After deciding to activate their franchise running back for their game against the New Orleans Saints, the Minnesota Vikings reversed course and placed Adrian Peterson on the exempt list late Tuesday.
Peterson, the center of a national discussion on child abuse after images and reports first surfaced of him beating one of his four-year-old son with a switch, was suspended with pay from team activities, was arrested for “reckless or negligent injury to a child” has managed to make the proverbial hot seat of NFL commissioner ever hotter for embattled league commissioner Roger Goodell after the Ray Rice domestic violence incident with then-fiancee, Janay, Carolina Panthers defensive end Greg Hardy, who communicated threats to kill former girlfriend, Nicole Holder and San Francisco 49ers defensive end Ray McDonald also being charged with domestic violence.
After receiving public criticism from women’s groups, politicians, fans and team sponsors, the Vikings decided to send a message in deactivating the one-time NFL MVP to save face.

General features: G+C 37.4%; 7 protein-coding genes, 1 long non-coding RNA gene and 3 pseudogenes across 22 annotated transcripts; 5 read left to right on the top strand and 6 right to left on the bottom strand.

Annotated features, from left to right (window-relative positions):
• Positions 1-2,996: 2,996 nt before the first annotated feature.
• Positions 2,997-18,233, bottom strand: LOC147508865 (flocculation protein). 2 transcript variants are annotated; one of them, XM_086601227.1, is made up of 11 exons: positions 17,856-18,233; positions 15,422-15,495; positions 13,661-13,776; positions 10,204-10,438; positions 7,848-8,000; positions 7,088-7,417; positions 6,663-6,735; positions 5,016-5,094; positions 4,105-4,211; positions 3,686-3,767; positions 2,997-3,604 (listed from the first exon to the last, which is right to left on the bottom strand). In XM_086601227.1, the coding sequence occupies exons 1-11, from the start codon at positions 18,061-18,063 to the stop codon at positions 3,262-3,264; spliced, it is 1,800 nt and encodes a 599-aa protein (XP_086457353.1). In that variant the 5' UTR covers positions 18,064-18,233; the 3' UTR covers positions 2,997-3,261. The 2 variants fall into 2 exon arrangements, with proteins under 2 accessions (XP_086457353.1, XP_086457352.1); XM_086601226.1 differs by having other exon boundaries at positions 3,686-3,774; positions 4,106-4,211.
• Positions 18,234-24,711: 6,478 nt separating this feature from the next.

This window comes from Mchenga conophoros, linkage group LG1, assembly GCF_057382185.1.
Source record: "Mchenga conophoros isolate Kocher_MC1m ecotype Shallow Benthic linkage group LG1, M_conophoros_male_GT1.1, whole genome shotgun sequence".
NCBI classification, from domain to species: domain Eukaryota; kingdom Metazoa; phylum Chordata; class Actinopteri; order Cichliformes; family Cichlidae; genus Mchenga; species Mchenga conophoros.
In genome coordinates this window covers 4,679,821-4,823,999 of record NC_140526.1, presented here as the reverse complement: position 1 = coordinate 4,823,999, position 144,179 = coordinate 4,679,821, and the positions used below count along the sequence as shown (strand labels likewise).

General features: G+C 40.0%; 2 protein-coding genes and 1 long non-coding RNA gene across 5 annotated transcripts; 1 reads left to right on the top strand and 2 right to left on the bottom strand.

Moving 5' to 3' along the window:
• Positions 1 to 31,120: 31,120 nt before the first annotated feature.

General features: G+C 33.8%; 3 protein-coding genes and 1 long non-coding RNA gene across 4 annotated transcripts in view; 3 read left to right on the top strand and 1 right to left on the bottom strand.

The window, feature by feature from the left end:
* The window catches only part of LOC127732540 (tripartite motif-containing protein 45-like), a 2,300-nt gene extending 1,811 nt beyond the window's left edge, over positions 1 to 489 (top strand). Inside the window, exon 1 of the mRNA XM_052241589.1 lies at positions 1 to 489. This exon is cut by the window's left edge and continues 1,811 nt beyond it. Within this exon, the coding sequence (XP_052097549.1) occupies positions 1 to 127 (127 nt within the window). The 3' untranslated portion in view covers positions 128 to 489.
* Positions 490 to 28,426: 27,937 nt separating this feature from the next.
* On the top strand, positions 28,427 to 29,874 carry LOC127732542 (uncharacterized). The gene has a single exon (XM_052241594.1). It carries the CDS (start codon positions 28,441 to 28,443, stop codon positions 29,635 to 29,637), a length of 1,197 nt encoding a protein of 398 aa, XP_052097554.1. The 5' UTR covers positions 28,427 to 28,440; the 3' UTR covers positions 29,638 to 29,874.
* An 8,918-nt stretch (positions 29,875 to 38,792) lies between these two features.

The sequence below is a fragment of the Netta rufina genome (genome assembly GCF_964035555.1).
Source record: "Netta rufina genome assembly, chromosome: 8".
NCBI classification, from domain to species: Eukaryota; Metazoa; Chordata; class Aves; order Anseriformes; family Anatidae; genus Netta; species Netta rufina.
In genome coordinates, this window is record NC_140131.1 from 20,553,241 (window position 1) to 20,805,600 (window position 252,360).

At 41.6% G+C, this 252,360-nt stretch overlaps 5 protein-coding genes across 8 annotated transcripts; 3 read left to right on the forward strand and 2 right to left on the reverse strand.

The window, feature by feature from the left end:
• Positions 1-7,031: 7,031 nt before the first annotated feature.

With Minneapolis-based hotel and tourism chain, Radisson suspending their relationship with the hometown Vikings, their message—along with other NFL sponsors such as Visa, Budweiser and Anheuser-Busch expressing concerns over the NFL’s inept stance on domestic violence sends a bigger message to the NFL, than the one the Vikings did in deactivating Peterson.
While it’s a start in the right direction, until both the NFL and Vikings rid themselves permanently of bad seeds such as Peterson, Rice and Hardy in banning them for life, hollow symbolic actions such as merely placing a player such as Peterson on the exempt list do nothing to spare the NFL’s newly tarnished shield.
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